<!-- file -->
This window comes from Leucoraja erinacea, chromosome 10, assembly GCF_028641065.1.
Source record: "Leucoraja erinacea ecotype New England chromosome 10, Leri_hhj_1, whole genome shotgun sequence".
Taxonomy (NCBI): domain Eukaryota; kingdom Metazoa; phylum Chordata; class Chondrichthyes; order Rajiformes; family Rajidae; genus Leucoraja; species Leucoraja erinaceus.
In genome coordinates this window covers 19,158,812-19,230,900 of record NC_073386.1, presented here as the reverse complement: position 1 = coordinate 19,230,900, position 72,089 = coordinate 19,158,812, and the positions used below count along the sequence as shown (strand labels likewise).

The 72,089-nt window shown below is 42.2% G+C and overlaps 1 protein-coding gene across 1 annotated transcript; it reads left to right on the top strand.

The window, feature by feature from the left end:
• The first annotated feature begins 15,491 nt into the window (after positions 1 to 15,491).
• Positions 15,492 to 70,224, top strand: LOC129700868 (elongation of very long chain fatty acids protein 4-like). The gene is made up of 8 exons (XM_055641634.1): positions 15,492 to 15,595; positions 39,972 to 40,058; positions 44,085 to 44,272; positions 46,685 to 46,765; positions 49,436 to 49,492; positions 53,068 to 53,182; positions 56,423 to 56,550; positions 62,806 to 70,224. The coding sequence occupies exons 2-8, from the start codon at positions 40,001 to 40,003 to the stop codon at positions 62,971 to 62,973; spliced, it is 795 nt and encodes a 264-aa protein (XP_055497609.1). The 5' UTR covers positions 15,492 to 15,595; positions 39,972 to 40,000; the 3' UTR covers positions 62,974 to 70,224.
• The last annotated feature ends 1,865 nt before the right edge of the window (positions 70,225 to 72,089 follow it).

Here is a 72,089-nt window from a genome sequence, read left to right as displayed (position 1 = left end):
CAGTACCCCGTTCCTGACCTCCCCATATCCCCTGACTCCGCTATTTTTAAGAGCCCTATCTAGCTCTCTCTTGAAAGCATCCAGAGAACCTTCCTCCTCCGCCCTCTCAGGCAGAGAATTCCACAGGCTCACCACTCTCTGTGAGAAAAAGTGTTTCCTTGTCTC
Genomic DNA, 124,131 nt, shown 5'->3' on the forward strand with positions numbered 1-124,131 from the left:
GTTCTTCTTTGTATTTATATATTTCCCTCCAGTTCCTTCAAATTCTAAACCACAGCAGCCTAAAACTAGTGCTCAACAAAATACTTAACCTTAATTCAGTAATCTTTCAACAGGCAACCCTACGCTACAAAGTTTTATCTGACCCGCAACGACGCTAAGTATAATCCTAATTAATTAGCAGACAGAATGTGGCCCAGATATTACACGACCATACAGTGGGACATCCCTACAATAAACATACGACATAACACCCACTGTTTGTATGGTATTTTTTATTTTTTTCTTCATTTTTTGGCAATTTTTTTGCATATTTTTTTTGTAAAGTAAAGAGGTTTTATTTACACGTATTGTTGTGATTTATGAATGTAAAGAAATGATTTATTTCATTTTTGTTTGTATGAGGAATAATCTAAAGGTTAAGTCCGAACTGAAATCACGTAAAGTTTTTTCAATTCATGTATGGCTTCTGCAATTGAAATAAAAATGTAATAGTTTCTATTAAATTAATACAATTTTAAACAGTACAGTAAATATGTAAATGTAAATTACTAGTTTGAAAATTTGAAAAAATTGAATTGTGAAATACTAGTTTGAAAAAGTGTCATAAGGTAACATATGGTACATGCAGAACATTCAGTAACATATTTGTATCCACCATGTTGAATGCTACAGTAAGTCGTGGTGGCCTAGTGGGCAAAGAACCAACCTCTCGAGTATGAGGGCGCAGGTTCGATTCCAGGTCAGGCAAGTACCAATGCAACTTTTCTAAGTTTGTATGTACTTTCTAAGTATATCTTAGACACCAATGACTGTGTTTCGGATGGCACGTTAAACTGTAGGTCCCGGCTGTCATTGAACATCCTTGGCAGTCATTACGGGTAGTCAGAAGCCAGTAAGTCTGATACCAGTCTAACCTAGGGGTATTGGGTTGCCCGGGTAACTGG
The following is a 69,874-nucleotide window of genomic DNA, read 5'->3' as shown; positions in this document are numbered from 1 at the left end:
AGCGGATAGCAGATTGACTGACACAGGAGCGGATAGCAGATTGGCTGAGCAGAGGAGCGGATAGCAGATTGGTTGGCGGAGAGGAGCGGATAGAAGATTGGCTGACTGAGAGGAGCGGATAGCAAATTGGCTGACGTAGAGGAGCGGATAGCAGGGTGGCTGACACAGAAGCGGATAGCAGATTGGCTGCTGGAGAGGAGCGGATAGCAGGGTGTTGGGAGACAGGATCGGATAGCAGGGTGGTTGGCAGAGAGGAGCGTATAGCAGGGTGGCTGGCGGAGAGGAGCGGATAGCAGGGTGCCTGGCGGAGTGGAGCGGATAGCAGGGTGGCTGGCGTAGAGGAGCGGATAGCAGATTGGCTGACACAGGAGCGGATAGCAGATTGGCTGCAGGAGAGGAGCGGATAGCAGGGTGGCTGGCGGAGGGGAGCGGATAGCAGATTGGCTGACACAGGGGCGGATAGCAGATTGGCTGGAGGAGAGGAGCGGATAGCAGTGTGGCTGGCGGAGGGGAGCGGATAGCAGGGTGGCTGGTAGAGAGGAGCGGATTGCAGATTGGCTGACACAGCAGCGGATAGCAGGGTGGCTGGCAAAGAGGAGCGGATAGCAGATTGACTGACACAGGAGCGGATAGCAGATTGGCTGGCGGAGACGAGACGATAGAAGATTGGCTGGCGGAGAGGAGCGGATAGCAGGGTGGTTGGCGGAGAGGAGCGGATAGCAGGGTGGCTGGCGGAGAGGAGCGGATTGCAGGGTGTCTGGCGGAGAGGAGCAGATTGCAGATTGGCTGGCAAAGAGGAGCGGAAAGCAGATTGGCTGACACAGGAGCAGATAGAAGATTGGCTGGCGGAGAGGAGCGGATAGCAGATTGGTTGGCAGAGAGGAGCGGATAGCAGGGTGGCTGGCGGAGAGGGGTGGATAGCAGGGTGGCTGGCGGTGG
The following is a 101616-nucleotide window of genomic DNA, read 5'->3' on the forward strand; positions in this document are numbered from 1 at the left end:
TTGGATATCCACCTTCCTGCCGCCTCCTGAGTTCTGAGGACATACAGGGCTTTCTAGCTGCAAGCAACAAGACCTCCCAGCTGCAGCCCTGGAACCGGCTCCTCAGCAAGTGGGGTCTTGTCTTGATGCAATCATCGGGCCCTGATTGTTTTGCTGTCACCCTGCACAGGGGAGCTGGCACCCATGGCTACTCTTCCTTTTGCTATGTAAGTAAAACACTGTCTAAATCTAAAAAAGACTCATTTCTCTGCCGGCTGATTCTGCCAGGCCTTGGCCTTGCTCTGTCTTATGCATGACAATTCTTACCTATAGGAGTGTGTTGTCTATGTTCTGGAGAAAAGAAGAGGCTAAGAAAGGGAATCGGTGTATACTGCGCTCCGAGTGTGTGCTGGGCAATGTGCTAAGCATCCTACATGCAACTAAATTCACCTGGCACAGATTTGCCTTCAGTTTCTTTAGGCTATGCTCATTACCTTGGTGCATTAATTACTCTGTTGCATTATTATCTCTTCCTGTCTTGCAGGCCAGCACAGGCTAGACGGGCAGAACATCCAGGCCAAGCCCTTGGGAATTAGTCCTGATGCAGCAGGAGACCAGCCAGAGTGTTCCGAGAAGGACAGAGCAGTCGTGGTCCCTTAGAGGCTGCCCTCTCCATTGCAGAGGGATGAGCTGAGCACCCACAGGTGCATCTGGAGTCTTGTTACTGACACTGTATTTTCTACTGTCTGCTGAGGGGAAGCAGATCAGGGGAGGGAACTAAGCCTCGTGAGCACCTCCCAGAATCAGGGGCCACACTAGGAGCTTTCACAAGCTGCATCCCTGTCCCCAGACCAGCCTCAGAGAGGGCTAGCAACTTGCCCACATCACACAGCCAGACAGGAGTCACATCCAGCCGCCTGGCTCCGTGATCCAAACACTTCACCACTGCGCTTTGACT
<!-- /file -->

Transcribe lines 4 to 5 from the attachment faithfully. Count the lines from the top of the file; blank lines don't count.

In genome coordinates this window covers 19,158,812-19,230,900 of record NC_073386.1, presented here as the reverse complement: position 1 = coordinate 19,230,900, position 72,089 = coordinate 19,158,812, and the positions used below count along the sequence as shown (strand labels likewise).

The 72,089-nt window shown below is 42.2% G+C and overlaps 1 protein-coding gene across 1 annotated transcript; it reads left to right on the top strand.